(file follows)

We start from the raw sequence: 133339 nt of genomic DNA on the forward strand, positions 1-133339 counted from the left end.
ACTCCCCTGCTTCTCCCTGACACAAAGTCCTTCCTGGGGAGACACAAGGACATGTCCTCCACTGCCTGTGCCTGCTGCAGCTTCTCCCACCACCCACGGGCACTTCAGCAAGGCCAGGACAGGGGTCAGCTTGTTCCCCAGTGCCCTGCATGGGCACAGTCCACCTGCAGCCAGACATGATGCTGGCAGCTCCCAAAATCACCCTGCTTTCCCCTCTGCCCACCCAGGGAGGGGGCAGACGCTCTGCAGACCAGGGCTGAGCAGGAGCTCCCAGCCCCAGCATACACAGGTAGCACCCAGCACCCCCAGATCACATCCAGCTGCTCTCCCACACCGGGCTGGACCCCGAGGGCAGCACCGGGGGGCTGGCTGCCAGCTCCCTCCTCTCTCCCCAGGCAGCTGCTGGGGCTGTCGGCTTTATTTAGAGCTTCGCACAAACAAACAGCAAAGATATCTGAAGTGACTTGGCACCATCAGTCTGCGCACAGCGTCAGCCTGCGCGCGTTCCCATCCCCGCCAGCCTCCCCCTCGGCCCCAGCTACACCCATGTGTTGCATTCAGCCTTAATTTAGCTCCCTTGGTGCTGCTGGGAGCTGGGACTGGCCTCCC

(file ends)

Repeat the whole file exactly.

We start from the raw sequence: 133339 nt of genomic DNA on the forward strand, positions 1-133339 counted from the left end.
ACTCCCCTGCTTCTCCCTGACACAAAGTCCTTCCTGGGGAGACACAAGGACATGTCCTCCACTGCCTGTGCCTGCTGCAGCTTCTCCCACCACCCACGGGCACTTCAGCAAGGCCAGGACAGGGGTCAGCTTGTTCCCCAGTGCCCTGCATGGGCACAGTCCACCTGCAGCCAGACATGATGCTGGCAGCTCCCAAAATCACCCTGCTTTCCCCTCTGCCCACCCAGGGAGGGGGCAGACGCTCTGCAGACCAGGGCTGAGCAGGAGCTCCCAGCCCCAGCATACACAGGTAGCACCCAGCACCCCCAGATCACATCCAGCTGCTCTCCCACACCGGGCTGGACCCCGAGGGCAGCACCGGGGGGCTGGCTGCCAGCTCCCTCCTCTCTCCCCAGGCAGCTGCTGGGGCTGTCGGCTTTATTTAGAGCTTCGCACAAACAAACAGCAAAGATATCTGAAGTGACTTGGCACCATCAGTCTGCGCACAGCGTCAGCCTGCGCGCGTTCCCATCCCCGCCAGCCTCCCCCTCGGCCCCAGCTACACCCATGTGTTGCATTCAGCCTTAATTTAGCTCCCTTGGTGCTGCTGGGAGCTGGGACTGGCCTCCC